Do you enjoy trying out new media and doing going above and beyond fine art? Sure. Some people say its all different. But to me its all creative you know? Its your aesthetic and creative vision that will shine through wether its an ad for a company or t-shirt. I think its all definitely connected. I have art directed: magazines, books, ad campaigns, music packaging, movie posters, 12″ records and on and on…
How much time do you spend on your fine art versus doing other work? I would say more than half of my day is dedicated to my fine art and the rest I can dedicate to other projects. It’s important for me to draw and paint everyday. It’s like visual exercising for me. I gotta do it or I feel guilty!
Why do you say that selling out is the new keeping it real? I think artists in the past would look at artists of today and question them, I could already hear them, “Why are working with Nike on a shoe? That’s selling out, you’re a sell out.” But if you are an artist and you are doing a collaboration project with Nike, that is looked at like a great thing right now. That was the thinking behind the piece. The game has changed, you don’t have to play basketball to have your own shoe design.
Do you bend the florescent lights for your neon signs yourself? No, I have help. My help comes from my great reliable neon bender Anna from Zepeda’s neon in Los Angeles. I design out all the signs and I work hands-on with her to get the piece just right.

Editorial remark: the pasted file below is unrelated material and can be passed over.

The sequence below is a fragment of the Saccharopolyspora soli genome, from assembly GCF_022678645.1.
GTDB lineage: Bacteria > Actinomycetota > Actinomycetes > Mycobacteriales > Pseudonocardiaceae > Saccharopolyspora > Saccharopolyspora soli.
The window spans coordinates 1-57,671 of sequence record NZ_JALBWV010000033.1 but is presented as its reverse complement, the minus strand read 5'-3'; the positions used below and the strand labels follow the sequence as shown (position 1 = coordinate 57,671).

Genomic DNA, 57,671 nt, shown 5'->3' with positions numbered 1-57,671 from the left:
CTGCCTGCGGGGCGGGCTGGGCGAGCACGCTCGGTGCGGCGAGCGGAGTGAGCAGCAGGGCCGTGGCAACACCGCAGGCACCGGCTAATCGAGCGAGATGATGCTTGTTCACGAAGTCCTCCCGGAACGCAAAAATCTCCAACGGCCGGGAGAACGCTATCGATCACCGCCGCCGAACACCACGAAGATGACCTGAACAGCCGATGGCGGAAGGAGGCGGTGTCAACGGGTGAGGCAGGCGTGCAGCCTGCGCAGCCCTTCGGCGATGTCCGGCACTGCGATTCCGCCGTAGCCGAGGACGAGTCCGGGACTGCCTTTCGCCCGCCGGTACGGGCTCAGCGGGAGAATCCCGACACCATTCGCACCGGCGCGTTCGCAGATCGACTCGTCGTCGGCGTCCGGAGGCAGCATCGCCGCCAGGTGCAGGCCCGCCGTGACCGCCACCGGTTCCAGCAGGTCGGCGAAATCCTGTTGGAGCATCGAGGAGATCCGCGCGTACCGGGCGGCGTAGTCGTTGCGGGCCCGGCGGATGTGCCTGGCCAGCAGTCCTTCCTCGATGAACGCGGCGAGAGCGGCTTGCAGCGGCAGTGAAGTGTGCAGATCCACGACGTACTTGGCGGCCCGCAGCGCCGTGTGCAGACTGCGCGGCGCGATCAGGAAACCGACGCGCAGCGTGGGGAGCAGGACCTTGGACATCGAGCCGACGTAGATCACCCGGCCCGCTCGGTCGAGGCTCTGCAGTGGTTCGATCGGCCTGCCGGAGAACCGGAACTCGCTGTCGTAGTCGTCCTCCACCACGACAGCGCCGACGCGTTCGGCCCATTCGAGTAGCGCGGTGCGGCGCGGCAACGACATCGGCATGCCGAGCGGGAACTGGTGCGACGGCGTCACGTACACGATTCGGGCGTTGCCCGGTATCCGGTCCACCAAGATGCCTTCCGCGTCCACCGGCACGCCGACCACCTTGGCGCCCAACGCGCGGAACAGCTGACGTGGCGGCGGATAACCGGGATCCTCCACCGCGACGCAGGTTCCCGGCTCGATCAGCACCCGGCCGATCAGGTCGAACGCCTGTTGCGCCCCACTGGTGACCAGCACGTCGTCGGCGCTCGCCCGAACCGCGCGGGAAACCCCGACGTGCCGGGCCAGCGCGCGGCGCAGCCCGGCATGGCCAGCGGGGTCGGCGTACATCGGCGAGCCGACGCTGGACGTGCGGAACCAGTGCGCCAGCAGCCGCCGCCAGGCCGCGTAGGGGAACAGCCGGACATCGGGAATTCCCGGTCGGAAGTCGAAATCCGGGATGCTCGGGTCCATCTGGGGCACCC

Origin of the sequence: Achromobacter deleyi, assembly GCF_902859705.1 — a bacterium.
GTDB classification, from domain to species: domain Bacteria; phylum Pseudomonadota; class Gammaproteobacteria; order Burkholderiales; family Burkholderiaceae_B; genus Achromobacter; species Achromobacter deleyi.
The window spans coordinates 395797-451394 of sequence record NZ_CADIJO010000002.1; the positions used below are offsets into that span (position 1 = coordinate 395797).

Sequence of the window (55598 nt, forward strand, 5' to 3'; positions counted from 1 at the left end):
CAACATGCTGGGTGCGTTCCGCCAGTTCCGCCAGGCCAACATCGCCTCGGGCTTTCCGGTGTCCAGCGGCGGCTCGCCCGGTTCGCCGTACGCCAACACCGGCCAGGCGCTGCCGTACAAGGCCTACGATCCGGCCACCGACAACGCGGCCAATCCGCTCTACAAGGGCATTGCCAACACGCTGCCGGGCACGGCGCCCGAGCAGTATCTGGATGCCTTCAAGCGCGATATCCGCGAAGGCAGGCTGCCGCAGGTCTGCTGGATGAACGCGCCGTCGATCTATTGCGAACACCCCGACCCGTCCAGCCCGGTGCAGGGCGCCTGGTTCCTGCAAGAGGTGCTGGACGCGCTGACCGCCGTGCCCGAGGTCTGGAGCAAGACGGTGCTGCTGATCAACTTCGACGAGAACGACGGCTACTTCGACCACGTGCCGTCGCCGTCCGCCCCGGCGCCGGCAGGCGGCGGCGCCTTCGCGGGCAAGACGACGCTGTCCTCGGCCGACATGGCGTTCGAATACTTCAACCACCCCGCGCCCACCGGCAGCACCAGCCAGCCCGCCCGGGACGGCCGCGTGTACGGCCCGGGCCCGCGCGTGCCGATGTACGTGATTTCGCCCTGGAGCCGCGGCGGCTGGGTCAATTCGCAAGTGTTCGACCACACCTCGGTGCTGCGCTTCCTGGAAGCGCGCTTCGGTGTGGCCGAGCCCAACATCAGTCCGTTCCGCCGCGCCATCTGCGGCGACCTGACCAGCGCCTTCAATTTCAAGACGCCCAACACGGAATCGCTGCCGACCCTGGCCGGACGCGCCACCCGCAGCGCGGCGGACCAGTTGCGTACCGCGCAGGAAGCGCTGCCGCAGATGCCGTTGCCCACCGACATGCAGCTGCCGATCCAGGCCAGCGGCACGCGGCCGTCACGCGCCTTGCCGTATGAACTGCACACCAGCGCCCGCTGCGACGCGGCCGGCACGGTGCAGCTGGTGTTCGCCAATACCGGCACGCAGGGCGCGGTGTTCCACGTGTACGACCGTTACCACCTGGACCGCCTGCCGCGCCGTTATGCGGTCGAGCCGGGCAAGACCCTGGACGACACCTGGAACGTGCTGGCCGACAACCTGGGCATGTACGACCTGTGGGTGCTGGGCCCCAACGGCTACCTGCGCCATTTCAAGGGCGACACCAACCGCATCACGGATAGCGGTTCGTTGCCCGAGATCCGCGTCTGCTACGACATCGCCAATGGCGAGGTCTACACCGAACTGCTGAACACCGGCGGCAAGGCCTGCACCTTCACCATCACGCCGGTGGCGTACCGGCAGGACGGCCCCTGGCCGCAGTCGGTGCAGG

How did you come up with the concept of releasing silkscreened foam as signed “prints”? The concept of the Go Getters “Break Yourself” foam hand piece came first. Knowing that regular kitschy foam hands are mass produced for fans of certain teams I ran with that idea and thought to release the piece as a print so multiple people could get there hands on it. I did 5 colors, 50 each, for variety and to follow the idea of different teams. I think people got the idea, if not oh well?
Which artists have been influential on your career? Basquiat, Keith Haring, Wayne Thiebaud, Jeff Koons, Murakami, Lucian Freud, Espo, Barry Mcgee, Egon Schiele, Robbie Conal, Cartoon and many close artist friends.
Whose work do you enjoy lately? I enjoy checking out photos from my friend Estevan Oriol and his father Eriberto Oriol… they are real assets to Los Angeles Street Culture and art. I just checked out the homie, Retna’s show at New Image art in L.A., which was very cool, I was impressed because he told me he produced all the work at that show in a month. I also enjoy seeing the work of: Grotesk, Kofie, Greg B, Dzine, Rob Abeyta, David Choe and many more.
Do you still pay attention to graffiti and hip-hop? I enjoy listening to hip hop, but not as much as I used too. I do like listening to: J Dilla, Jay Electronica, Jay-Z any rappers name that starts with a “J” …just kidding. But yes I like the old stuff too: EPMD, Rakim, N.W.A, Ice Cube, Outkast, Public enemy, DJ Quik but I also listen to lots of other music like Arcade Fire, Herb Alpert, Roger and Zapp, Bob Marley, Pink Floyd and the list goes on. In terms of graffiti, I love looking at it when I’m on the streets or driving around. It gets me pumped up. I love seeing Seventh Letter productions, Sh crew productions. Eye one has real clean letters and line work. El Mac and his great portraits around town are always a pleasure to check out also.
Any upcoming shows or projects you want to mention? Lots of stuff in the talks but nothing I can really talk about right now. I do have a group show coming up in August with Norihiko Sakatani, HipHop Chocolate, Jefferson Pinder, Dzine & myself. That show should be a great one, I am excited to be a part of it.